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Picture this: It’s winter and there is a foot of snow on the ground, and a big bowl of creamy potato soup is basically all you need to slip into a blissful food coma. It does not get much better than this vegan potato leek soup. It uses coconut milk in place of dairy milk and is just so comforting. I did not go shy on the dill in this recipe because one of my favorite things is heaps of fresh dill in a cream-base soup.
If you are a lazy cook like me, this simple recipe will suit you perfectly. I always loved potato leek soup for this reason…I mean it’s right there in the name; at it’s core it’s only two ingredients (not counting the broth and seasoning). I did jazz mine version up with a few more ingredients, but this soup is still quite basic and low effort. The prep was really minimal…honestly the longest part of this was defrosting my homemade veggie stock, but I get that not everyone is dealing with that so I obviously do not include it in the cook time.
While the rice and tofu are extras and not required, I just feel like they added some heartiness and and different textures. I really recommend leaving them in, especially if you are serving as a main. For lunch, a lighter soup that omits them definitely works. Whatever you wanna do though. Make substitutions, change things around, omit, add, and make it your own. I would love to hear from you in the comments if you do! Enjoy!
Vegan Potato Leek Soup (with Coconut Milk & Dill)
- 4 Yukon Gold potatoes or whatever the fuck potatoes you have
- 1 Leek
- 1 bunch Dill
- 1 bunch Dinosaur/Lacinato kale
- 1 bunch Collard greens
- 1 clove Garlic
- 1 can Coconut milk
- 4 cups Vegetable stock*
- 3 cups Mushroom broth*
- 1/4 tsp Celery seed I just wanted an excuse to use this. Omit if you don't have.
- 1/8 tsp Cayenne pepper I basically add this to everything. Feel free to omit.
- 1/4 tsp Thyme dried or fresh, whatever TF floats your boat
- 1/2 tsp Basil dried or fresh, whatever you have
- 2 tsp Parsley dried or fresh, whatever you have
- 1/4 tsp Salt or to taste
- 1/4 tsp Pepper or to taste
- Rice* cooked
- Tofu* pressed is best, but whatever
- Chop potatoes into medium/large chunks. The bigger you leave them, the longer they take to cook through. Set aside.
- Chop leeks to desired thickness. I cut mine to roughly 1/4 inch pieces. Set aside.
- Chop the ends off dill. I like to keep my stems so I cut off about 1/4 inch off the ends. Chop the rest of the stems very small and chop all the fronds, reserving about half of those (or however much you want) for garnish.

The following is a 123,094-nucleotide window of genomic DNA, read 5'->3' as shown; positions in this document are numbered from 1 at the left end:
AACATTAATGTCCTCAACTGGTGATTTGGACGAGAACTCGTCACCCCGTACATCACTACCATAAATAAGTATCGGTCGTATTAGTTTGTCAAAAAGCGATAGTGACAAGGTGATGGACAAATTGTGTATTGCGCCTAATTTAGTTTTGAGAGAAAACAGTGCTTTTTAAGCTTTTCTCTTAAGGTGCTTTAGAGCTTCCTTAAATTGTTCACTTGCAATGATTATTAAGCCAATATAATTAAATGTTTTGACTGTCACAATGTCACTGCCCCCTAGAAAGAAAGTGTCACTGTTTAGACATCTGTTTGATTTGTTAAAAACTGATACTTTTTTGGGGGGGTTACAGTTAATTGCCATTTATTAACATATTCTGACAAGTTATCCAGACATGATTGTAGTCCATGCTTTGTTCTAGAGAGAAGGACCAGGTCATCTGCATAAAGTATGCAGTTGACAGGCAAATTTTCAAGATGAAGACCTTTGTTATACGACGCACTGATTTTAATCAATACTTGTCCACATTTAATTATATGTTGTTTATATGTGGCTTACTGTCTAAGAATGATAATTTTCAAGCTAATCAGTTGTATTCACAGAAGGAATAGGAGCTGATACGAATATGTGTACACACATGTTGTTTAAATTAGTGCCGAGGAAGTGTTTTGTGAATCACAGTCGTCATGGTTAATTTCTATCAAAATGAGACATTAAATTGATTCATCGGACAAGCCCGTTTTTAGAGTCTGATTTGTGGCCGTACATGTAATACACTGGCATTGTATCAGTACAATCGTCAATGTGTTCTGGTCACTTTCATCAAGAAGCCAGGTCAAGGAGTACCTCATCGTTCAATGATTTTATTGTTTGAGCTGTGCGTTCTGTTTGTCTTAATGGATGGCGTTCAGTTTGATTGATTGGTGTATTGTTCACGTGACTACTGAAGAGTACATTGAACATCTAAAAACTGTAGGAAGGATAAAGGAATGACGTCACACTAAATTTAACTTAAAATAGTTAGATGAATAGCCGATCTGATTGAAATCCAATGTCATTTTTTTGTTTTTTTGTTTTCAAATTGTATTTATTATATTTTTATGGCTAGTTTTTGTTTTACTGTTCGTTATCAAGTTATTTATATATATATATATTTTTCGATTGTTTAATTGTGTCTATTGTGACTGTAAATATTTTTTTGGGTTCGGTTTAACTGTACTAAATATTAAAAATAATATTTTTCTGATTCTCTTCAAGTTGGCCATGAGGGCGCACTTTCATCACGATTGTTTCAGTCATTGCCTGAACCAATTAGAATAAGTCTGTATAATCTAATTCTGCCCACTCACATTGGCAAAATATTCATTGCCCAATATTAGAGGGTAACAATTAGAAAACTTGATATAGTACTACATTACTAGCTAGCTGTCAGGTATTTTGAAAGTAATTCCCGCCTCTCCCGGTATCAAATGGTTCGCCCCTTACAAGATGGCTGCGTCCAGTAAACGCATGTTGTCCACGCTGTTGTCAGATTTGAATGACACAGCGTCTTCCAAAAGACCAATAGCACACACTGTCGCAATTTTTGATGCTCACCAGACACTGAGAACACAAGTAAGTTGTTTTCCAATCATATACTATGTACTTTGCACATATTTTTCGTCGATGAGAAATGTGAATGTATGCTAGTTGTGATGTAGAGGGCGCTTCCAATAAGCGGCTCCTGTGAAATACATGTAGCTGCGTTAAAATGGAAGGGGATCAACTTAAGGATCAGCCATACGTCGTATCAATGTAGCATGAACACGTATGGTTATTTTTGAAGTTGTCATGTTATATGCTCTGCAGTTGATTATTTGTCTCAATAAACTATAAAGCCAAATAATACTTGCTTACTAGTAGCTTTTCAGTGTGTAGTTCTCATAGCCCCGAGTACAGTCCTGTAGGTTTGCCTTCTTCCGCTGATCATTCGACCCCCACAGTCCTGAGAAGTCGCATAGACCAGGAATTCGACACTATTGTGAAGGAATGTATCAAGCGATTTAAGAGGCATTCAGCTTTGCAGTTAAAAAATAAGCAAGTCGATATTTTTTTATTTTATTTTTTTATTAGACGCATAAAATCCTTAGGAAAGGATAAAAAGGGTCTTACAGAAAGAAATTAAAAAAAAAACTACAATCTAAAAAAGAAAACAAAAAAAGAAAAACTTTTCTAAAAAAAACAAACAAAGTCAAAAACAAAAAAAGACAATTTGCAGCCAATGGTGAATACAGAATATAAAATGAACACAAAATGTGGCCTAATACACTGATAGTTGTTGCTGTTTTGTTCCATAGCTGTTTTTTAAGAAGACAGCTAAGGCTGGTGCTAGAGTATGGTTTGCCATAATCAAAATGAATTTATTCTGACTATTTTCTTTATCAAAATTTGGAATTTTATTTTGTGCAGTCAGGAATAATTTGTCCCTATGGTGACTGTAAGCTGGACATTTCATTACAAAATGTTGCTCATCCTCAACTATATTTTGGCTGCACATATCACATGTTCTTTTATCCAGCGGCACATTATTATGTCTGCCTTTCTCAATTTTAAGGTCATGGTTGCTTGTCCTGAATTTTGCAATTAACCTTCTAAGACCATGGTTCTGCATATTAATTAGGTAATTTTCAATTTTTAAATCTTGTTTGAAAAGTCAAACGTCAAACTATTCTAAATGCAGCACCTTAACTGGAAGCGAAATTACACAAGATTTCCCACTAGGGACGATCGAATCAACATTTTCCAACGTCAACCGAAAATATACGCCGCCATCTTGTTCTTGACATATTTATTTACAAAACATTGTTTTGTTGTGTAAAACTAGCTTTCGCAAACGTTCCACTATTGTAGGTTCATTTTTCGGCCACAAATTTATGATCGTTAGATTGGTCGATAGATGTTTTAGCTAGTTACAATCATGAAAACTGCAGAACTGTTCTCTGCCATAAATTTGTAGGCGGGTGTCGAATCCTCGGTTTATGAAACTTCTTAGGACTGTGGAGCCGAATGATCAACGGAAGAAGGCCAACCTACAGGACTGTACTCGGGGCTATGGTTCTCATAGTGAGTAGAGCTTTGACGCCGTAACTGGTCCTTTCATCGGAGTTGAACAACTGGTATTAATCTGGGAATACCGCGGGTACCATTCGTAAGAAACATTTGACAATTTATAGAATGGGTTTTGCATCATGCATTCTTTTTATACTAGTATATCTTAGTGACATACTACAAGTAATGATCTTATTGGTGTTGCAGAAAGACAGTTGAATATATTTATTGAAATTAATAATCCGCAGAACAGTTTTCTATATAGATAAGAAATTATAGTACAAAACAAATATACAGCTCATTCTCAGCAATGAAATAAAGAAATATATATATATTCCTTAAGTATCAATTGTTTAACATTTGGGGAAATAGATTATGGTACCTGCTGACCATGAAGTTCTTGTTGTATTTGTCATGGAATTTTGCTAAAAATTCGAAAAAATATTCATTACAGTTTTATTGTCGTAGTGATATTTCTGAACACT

- Chop kale and collards. You can keep the stems as with the dill and cut them small or remove them. I left my kale stems on and removed the bulk of the collard stems as they are larger, adding those to my veggie scraps that I freeze and save for homemade veggie stock.
- Add veggie stock, mushroom broth to a medium-large pot. (This makes a enough soup for leftovers so make sure to use a big enough pot.) Shake up canned coconut milk, then add that in too. Set heat to medium-low.
- Add your potatoes, spices, dill, kale, and collards to the soup pot.
- Cook until potatoes are almost done/fork-tend. This took about 20-30 minutes for me but will depend on the size of your taters. Add in your leeks. (This keeps them from overcooking.)
- Check leeks for doneness at 5 minutes, then again at 10 if still not ready. They should be soft but not overly so/falling apart. That shit is a travesty (trust me I know).
- Serve over rice. Add chunks of pressed/firm tofu to the top and garnish with a whole lotta dill. Add more salt and pepper as needed to taste. Sprinkle with a little more cayenne if desired.
- We often make our own vegetable stock from veggie scraps, but the stuff from the store is fine too (stock or broth whatever is fine…I find the difference confusing when it comes to veggie stock vs broth, but here’s the best explanation I could find if you care. One box of the store-bought kind yields 4 cups of liquid.
- Mushroom broth…I basically used this because it was already open in my fridge. Feel free to sub veggie broth if you are not into mushrooms.
- Rice substitutions: sub barely, couscous, or a small pasta variety like elbows etc.—whatever you have on hand/prefer. You can also leave it out entirely.
- Per the tofu, I pressed it in advance with a tofu press to remove the excess water and make it super firm. This tool is magical, I swear. But tofu right out of the package is fine too.